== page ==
The Verdugo Hills Golf Course

Established nearly fifty years ago, the Verdugo Hills Golf Course (VHGC) is a priceless historic and recreational resource, unique in greater Los Angeles. One of the few public courses where children can learn to golf, it is utilized by many high schools and community colleges for their golf programs and tournaments. Equally important, the VHGC provides a recreational opportunity for countless families through affordable and accessible golf.

The Verdugo Hills Golf Course is a treasure to non-golfers as well, providing valued beauty and open space, as well as a spot of visual relief along the 210 Freeway. It has been a landmark of the community for decades and holds sentimental as well as historical value. It is believed to be the site of the ancient Tongva/Gabrielino village of Wakanga and during WWII it was the location of a Japanese internment depot. Today, community residents are working to seek historical status for the land.

Developer buys the golf course and the community responds

In early 2005, it was learned that MWH Development had purchased the golf course with plans for building a 320-unit condominium complex or a 300,000 square foot commercial complex. In June of that year, the developer met with residents of the Sunland-Tujunga area and presented their plans. The resounding response from the local residents was “Save the Golf Course!”

A year later the developer returned with revised plans in an effort to prove he was listening to the community. His new plans showed a nine-hole course surrounding a 269-unit condo complex, which apparently is what the developer called “listening”.


In 2006, community leaders from Glendale, the Crescenta Valley, and Sunland-Tujunga gathered to form the Verdugo Hills Golf Course Committee with the express purpose of bringing all the communities together in a combined effort to save the golf course. While the golf course is located in the City of Los Angeles, it is only one block away from Glendale and about a half mile away from La Crescenta in Los Angles County. More importantly, the golf course is enjoyed by residents from each of these communities as well as many other cities in the region.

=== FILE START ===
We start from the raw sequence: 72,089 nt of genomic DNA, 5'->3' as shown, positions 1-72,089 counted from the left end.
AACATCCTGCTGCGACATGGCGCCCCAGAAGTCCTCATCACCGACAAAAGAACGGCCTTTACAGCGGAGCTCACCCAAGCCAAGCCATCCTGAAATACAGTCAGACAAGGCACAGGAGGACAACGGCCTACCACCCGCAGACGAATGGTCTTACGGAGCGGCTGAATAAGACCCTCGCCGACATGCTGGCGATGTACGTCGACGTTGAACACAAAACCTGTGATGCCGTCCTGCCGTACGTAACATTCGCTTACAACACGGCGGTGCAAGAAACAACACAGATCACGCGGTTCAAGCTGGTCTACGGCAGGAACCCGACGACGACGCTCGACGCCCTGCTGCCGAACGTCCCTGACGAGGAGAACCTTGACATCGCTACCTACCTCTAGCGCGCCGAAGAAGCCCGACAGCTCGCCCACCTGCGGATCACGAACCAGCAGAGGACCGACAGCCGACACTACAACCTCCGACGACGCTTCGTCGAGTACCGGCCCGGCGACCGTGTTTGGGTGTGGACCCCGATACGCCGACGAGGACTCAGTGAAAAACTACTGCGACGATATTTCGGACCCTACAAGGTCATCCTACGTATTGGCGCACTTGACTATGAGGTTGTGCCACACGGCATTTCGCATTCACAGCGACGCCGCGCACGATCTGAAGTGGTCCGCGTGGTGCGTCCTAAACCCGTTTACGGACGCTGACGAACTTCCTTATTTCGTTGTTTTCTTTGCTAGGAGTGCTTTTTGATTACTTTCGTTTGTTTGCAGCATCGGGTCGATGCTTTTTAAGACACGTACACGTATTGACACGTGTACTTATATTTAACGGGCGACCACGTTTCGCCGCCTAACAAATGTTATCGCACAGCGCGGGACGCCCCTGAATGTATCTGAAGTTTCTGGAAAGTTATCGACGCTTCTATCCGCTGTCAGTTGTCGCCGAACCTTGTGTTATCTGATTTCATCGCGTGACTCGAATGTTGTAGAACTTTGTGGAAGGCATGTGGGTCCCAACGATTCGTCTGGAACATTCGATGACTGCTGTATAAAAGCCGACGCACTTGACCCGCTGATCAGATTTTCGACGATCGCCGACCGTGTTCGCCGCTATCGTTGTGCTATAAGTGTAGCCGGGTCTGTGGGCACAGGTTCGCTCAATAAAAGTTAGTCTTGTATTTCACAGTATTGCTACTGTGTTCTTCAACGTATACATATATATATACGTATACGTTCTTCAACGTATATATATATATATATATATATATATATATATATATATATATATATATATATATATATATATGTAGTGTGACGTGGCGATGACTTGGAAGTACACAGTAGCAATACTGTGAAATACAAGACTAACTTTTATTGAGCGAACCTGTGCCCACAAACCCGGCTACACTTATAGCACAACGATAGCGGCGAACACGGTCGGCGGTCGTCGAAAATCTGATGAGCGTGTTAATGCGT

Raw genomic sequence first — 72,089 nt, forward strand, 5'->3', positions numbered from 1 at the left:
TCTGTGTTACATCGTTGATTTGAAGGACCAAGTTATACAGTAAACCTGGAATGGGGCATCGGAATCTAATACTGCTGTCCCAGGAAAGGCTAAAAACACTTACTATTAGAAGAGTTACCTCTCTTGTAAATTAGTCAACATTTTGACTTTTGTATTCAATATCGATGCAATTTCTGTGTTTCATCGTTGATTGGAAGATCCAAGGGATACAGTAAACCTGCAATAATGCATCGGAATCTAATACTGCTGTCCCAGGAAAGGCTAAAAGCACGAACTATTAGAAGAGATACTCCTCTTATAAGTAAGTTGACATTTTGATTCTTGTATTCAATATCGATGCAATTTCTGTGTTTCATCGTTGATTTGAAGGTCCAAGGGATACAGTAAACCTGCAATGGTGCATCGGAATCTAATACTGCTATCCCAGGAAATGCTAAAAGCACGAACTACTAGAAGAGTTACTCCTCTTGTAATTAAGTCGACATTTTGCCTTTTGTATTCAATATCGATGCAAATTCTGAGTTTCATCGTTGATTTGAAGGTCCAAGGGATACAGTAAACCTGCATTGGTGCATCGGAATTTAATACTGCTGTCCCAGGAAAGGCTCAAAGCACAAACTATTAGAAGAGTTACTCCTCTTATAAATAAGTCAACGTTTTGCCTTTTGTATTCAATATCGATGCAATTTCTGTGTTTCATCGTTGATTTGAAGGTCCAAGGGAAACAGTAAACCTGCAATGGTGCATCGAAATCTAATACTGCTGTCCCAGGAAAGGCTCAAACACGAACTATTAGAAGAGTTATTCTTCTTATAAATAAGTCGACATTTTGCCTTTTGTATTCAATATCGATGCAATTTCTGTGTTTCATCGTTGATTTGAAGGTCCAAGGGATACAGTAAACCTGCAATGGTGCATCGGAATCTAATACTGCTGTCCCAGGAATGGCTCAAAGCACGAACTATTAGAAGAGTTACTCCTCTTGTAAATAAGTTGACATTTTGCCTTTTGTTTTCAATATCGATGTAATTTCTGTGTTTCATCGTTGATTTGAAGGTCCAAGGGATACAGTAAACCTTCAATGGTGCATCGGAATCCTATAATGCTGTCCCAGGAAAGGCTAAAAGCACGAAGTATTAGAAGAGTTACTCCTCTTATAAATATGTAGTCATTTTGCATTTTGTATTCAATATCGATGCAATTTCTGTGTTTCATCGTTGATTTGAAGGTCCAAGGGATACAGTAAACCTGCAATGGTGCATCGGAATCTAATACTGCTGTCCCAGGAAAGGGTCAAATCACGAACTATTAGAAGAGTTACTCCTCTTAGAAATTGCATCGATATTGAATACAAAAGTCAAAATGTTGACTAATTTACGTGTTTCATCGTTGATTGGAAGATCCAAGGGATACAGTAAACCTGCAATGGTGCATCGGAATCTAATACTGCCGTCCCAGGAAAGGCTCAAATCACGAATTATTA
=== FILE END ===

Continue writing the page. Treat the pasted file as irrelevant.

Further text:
The Golf Course Committee settled on a strategy of bringing four parties together in order to purchase the golf course: The first three are Los Angeles City Councilmember Wendy Greuel, Los Angeles County Supervisor Michael Antonovich, and Glendale Mayor Ara Najarian. Each of these individuals has – or should have – an interest seeing the golf course preserved for the benefit of their residents. And because the 63-acre golf course property is actually 3/5ths hillside open space, the fourth entity is the Santa Monica Mountains Conservancy. At the urging of the Verdugo Hills Golf Course Committee, these four parties have met together on one occasion, with separate meetings and conversations taking place as the situation warrants.

In June of 2007, MWH Development filed an application for a 229-unit detached single family housing project on the golf course site. The majority of the property is currently zoned A1-1 allowing only one house per five (5) acres, or RE-40-1, allowing one house per 40,000 square feet (almost one per acre). The developer’s requested zoning change is for RD-5, which allows one house per 5,000 square feet!

Los Angeles County Supervisor Michael Antonovich, an early supporter of the Verdugo Hills Golf Course, pledged $1.7 million towards the purchase of the property in November 2007.

At the end of November 2007 a Notice of Preparation was filed for an Environmental Impact Report. Public input was collected and the draft EIR is currently underway.

Los Angeles City Councilmember Wendy Greuel called for staff members of the four parties to meet and explore funding options for the purchase of the golf course and its extended property. Staff members met in February 2008 and again in April 2008 after the City of Los Angeles Recreation & Parks team surveyed the golf course property and determined it was in viable condition and in need of only minor repairs.

The developer, Mark Handel/MWH Development, has declared himself a ‘willing seller’. This is a truly unusual turn of events in a land use battle of this type. This represents a significant opportunity, which means if the funding can be found, the golf course can be saved. Considering what is at stake, it would be a shame to let it slip away.

What are the consequences if funding is not found?

  • Project would require 500,000 cubic yards of soil to be graded and although the developer proposes to maintain 34 acres of the property as open space, the combination of cut slopes and fuel modification areas will result in permanent loss or degradation to much of that habitat.
  • It would result in the destruction of 97 mature native oak trees on the site.
  • The development would add an estimated 2,060 auto trips per day in and out of the project along La Tuna Canyon Road and Tujunga Canyon Boulevard, making it all the more difficult to travel the Tujunga Canyon Boulevard/Honolulu Avenue traffic corridor. Families living on Tujunga Canyon Boulevard already find it very difficult to navigate in and out of their driveways.
  • Moreover, the recently approved Canyon Hills project, a high density residential development less than a mile away, would exacerbate traffic, along with the proposed townhouse project to be built on the convalescent hospital property.
  • Loss of important watershed, all the more critical in these times of needed water conservation. The proposed development would cover the entire 28 acre footprint of the golf course.
  • It would also severely impact local schools, city services, such as police and fire departments, and utilities.
  • We would lose the only par 3 course in the area and further reduce available developed recreational resources in the foothill communities.